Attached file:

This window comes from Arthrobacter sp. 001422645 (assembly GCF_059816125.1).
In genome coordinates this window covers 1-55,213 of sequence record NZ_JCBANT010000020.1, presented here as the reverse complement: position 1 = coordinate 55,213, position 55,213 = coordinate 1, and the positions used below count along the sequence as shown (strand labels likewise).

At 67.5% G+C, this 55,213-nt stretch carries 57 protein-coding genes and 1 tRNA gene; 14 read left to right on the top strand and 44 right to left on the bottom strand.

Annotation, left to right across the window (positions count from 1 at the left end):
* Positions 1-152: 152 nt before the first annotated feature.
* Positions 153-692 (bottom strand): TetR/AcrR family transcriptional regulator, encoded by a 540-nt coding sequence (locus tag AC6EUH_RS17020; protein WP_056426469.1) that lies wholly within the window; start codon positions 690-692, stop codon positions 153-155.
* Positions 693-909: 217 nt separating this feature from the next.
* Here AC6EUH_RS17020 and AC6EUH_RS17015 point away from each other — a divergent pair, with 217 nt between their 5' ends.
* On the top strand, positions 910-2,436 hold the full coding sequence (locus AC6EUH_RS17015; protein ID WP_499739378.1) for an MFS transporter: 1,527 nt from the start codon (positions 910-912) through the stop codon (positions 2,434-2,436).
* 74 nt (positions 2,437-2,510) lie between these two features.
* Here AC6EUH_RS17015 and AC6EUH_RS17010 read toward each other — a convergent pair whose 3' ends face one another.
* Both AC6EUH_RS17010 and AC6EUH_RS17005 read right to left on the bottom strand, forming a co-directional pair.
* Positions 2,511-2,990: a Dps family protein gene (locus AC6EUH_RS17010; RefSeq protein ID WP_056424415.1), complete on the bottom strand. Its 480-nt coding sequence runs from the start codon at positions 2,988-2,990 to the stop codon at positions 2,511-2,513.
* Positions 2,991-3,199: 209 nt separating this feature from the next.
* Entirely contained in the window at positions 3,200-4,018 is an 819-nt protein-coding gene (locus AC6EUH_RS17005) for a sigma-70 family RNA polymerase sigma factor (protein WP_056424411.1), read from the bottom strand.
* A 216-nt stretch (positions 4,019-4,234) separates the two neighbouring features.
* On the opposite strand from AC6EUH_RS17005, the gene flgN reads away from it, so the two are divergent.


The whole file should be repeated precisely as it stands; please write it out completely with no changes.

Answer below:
This window comes from Arthrobacter sp. 001422645 (assembly GCF_059816125.1).
In genome coordinates this window covers 1-55,213 of sequence record NZ_JCBANT010000020.1, presented here as the reverse complement: position 1 = coordinate 55,213, position 55,213 = coordinate 1, and the positions used below count along the sequence as shown (strand labels likewise).

At 67.5% G+C, this 55,213-nt stretch carries 57 protein-coding genes and 1 tRNA gene; 14 read left to right on the top strand and 44 right to left on the bottom strand.

Annotation, left to right across the window (positions count from 1 at the left end):
* Positions 1-152: 152 nt before the first annotated feature.
* Positions 153-692 (bottom strand): TetR/AcrR family transcriptional regulator, encoded by a 540-nt coding sequence (locus tag AC6EUH_RS17020; protein WP_056426469.1) that lies wholly within the window; start codon positions 690-692, stop codon positions 153-155.
* Positions 693-909: 217 nt separating this feature from the next.
* Here AC6EUH_RS17020 and AC6EUH_RS17015 point away from each other — a divergent pair, with 217 nt between their 5' ends.
* On the top strand, positions 910-2,436 hold the full coding sequence (locus AC6EUH_RS17015; protein ID WP_499739378.1) for an MFS transporter: 1,527 nt from the start codon (positions 910-912) through the stop codon (positions 2,434-2,436).
* 74 nt (positions 2,437-2,510) lie between these two features.
* Here AC6EUH_RS17015 and AC6EUH_RS17010 read toward each other — a convergent pair whose 3' ends face one another.
* Both AC6EUH_RS17010 and AC6EUH_RS17005 read right to left on the bottom strand, forming a co-directional pair.
* Positions 2,511-2,990: a Dps family protein gene (locus AC6EUH_RS17010; RefSeq protein ID WP_056424415.1), complete on the bottom strand. Its 480-nt coding sequence runs from the start codon at positions 2,988-2,990 to the stop codon at positions 2,511-2,513.
* Positions 2,991-3,199: 209 nt separating this feature from the next.
* Entirely contained in the window at positions 3,200-4,018 is an 819-nt protein-coding gene (locus AC6EUH_RS17005) for a sigma-70 family RNA polymerase sigma factor (protein WP_056424411.1), read from the bottom strand.
* A 216-nt stretch (positions 4,019-4,234) separates the two neighbouring features.
* On the opposite strand from AC6EUH_RS17005, the gene flgN reads away from it, so the two are divergent.